Does Isaiah 19:2-4 describe the unrest in Egypt which led to the resignation of Hosni Mubarack as the Egyptian president, as well as events soon to come?


Email Received:

Recently, I heard someone on Christian TV say that Isaiah 19:2 describes the unrest and turmoil in Egypt that caused its president, Hosni Mubarack, to resign (in early February 2011). Then 19:3,4 are events soon to come. What do you think?


Tedís Response:

I always have found it curious how so many Bible commentators and preachers in their pulpits attempt to link verses and passages from the Bible with present-day news headlines. I like to call it "sensationalizing the Bible" because it often plays to the emotions of people who become excited that some prophecy written thousands of years ago is actually taking place before their very eyes today.

All too often, though, those who talk and write about these things do not communicate the full context of some of the verses and passages they quote to those who are listening or reading. Most people simply will accept what is told to them without taking the time to study, on their own, the entire chapter or section of the Bible in question. As such, a misunderstanding or misinterpretation of what has been written by an ancient prophet can result.

Let's look at the verses, from two Bible versions, that you have presented:

2"I will stir up Egyptian against Egyptianóbrother will fight against brother, neighbor against neighbor, city against city, kingdom against kingdom. 3The Egyptians will lose heart, and I will bring their plans to nothing; they will consult the idols and the spirits of the dead, the mediums and the spiritists. 4I will hand the Egyptians over to the power of a cruel master, and a fierce king will rule over them," declares the Lord, the LORD Almighty. (Isaiah 19:2-4óNIV)

2And I will set the Egyptians against the Egyptians: and they shall fight every one against his brother, and every one against his neighbour; city against city, and kingdom against kingdom. 3And the spirit of Egypt shall fail in the midst thereof; and I will destroy the counsel thereof: and they shall seek to the idols, and to the charmers, and to them that have familiar spirits, and to the wizards. 4And the Egyptians will I give over into the hand of a cruel lord; and a fierce king shall rule over them, saith the Lord, the LORD of hosts. (Isaiah 19:2-4óKJV)
Some will claim that this passage is prophetic of what happened to Egypt in the seventh century B.C. There was an Assyrian invasion of Egypt in 671 B.C. It is debatable, though, whether the invading king of Assyria, Esarhaddon, could have been considered a cruel and fierce king. Furthermore, he died soon thereafter, in 669 B.C.

In my opinion, if there is anything in Isaiah 19 that could have taken place immediately prior to the resignation of Hosni Mubarak, it would have been 19:2. However, even that is speculative, since the overwhelming number of demonstrations and protests, in Cairo and in other Egyptian cities in early February 2011, were against Mubarak and the government rather than against other Egyptians.

I do feel that the civil unrest and instability in Egypt will lead, eventually, to the Egyptians' fighting each other (Isaiah 19:2), a consultation of idols and spirits (19:3), and the emergence of a cruel, fierce leader to rule over them (19:4). This may be when the Egyptian economy completely collapses, and utter chaos and pandemonium ensue.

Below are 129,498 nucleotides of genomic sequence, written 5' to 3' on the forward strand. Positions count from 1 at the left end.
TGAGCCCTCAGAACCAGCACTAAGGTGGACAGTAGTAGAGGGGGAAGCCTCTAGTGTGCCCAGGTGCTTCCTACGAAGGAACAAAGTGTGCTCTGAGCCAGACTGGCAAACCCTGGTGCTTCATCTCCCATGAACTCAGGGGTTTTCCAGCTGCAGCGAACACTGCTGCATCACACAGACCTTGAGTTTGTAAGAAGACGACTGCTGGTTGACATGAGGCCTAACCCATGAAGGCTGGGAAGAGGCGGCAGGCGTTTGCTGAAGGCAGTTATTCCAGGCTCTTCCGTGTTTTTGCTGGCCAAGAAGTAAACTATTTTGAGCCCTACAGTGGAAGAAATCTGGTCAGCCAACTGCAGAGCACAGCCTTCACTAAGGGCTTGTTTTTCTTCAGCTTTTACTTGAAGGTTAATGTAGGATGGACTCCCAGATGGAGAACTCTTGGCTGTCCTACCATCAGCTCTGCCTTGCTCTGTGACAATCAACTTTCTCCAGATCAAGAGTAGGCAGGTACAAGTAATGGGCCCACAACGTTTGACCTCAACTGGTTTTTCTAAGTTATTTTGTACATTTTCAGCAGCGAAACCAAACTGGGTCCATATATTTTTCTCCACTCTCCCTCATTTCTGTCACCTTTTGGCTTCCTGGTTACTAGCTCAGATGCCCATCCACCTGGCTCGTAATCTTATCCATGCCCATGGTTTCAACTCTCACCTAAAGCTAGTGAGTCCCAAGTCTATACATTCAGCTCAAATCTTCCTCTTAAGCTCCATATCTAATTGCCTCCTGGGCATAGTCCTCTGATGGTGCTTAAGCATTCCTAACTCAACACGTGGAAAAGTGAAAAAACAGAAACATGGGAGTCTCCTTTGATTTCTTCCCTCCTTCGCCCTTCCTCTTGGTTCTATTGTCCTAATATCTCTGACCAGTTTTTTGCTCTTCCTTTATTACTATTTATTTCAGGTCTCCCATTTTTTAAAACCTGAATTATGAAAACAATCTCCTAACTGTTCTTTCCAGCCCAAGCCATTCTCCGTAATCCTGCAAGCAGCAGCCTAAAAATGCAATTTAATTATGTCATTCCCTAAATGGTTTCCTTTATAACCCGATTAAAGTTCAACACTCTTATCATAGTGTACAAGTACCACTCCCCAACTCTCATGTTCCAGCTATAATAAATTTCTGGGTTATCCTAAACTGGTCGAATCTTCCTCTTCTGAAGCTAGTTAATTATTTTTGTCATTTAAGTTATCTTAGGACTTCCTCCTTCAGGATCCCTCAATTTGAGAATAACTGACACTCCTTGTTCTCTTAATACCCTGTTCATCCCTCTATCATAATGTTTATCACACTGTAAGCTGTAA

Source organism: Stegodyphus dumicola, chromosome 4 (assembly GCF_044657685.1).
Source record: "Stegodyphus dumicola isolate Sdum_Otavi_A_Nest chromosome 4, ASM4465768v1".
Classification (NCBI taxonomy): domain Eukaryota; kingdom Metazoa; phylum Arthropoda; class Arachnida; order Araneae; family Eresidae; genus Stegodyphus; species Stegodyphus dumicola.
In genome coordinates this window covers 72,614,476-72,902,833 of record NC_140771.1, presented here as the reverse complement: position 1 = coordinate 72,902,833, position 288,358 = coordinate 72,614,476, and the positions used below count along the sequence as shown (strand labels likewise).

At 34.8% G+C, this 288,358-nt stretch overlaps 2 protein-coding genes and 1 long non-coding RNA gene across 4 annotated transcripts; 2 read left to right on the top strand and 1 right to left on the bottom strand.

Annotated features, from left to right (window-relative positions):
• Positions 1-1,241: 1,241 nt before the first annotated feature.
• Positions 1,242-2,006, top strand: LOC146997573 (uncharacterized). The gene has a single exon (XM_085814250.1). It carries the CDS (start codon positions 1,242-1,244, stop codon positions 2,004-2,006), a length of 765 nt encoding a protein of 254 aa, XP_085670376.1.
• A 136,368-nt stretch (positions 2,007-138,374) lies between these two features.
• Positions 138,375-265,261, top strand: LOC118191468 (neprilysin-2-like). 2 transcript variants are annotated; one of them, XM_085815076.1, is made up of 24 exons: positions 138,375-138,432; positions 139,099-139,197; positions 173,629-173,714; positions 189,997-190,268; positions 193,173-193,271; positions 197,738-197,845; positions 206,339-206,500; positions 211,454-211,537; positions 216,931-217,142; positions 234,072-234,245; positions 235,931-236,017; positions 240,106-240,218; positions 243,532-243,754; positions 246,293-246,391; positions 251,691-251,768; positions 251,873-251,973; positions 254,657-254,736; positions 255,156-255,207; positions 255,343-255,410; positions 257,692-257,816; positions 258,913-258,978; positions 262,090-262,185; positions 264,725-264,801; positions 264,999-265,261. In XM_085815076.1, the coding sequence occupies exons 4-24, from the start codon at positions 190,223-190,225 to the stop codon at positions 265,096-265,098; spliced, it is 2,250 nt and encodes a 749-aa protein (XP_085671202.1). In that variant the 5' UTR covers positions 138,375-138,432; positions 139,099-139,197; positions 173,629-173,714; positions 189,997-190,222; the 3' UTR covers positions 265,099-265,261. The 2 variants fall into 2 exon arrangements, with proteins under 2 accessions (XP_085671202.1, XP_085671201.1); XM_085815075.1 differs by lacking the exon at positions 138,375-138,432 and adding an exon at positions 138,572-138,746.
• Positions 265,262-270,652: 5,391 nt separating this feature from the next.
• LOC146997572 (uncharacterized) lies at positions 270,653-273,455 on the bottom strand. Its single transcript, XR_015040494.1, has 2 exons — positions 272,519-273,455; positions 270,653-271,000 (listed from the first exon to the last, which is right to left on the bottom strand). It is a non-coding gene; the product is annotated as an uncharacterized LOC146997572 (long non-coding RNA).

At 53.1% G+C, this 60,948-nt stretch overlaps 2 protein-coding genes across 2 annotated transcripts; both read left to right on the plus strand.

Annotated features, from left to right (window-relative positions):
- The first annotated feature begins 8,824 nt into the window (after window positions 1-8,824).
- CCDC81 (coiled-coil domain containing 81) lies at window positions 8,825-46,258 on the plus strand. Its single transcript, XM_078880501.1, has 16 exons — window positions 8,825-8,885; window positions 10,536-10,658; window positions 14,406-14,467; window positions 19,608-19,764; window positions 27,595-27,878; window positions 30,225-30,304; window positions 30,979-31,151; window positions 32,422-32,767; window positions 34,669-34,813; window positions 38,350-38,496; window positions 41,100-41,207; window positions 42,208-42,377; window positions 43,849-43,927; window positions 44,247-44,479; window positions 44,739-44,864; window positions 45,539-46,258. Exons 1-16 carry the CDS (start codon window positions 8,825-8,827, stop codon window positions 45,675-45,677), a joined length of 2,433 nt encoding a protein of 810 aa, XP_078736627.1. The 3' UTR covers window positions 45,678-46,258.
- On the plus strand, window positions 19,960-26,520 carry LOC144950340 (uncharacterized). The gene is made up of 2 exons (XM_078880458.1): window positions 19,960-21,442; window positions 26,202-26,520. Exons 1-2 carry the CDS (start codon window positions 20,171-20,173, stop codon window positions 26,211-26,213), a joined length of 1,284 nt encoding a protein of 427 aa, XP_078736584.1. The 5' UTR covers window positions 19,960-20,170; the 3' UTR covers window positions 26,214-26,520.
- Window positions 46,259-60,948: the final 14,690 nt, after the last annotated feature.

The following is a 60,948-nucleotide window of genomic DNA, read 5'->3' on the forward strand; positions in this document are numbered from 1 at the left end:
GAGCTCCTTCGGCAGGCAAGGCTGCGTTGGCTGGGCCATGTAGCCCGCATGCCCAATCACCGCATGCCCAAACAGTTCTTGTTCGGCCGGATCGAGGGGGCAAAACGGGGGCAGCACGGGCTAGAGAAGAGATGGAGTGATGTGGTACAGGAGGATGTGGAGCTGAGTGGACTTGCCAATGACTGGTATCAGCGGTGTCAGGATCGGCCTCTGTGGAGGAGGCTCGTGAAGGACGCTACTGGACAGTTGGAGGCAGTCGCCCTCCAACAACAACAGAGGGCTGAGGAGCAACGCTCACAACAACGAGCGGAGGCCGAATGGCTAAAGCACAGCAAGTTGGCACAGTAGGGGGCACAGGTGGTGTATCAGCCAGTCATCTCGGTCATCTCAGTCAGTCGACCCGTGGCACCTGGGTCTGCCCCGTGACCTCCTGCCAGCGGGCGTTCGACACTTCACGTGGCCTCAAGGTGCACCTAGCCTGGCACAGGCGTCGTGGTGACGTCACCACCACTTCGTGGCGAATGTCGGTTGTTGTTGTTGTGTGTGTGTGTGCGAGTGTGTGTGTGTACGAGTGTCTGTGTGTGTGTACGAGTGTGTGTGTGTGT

The waters of the Nile river have not yet dried up (Isaiah 19:5). Perhaps the Asw‚n Dam, constructed in the 1960s, will contribute to this at some point, although it may be that the events of 19:5-10 will be due to a supernatural judgment from God. Furthermore, I do not see how anything in 19:11-15 can be pinned down to any time frame in past history.

In any case, I strongly believe that the remainder of the chapter, Isaiah 19:16-25, has yet to transpire in the future. The key phrase, in 19:16,18,19,21,23,24, is "in that day." Very consistently in the Old Testament of the Bible, the "day" of the phrase "in that day" refers to the Day of the Lord. Although many equate this period of time with the entire 70th Week (final seven years of this age, prior to the return of Jesus), I do not.

Briefly, a Hebrew day begins at sunset, in darkness, and continues through into daylight. I believe that the prophesied "Day of the Lord" will consist of the dreadful, destructive period (probably a year) known as the "day of vengeance," at the end of which Jesus will return (upon the sounding of the Seventh Trumpet). Then the wonderful, glorious Millennium will begin, during which He will rule and reign. More details about the phrase "in that day" can be found here: In the Bible, what period of time do you think the term "in that day" is referring to?

The Lord (Jesus) will return to Jerusalem, where He will reign on His throne as King over the whole earth (Jeremiah 3:17; Zechariah 14:4,9). Egypt will be stricken by the Lord, which may have been described by Zechariah here:

17If any of the peoples of the earth do not go up to Jerusalem to worship the King, the LORD Almighty, they will have no rain. 18If the Egyptian people do not go up and take part, they will have no rain. The LORD will bring on them the plague he inflicts on the nations that do not go up to celebrate the Feast of Tabernacles. (Zechariah 14:17,18)
Then He will make Himself known to the Egyptians, they will acknowledge Him as Lord, and He will heal them (Isaiah 19:21,22). A well-traveled highway will connect Egypt and Assyria (Syria), and all of these people will worship together (19:23). In that day, Egypt, Assyria, and Israel will be a blessing to the earth, and God will bless all of them (19:24,25), throughout the Millennium.


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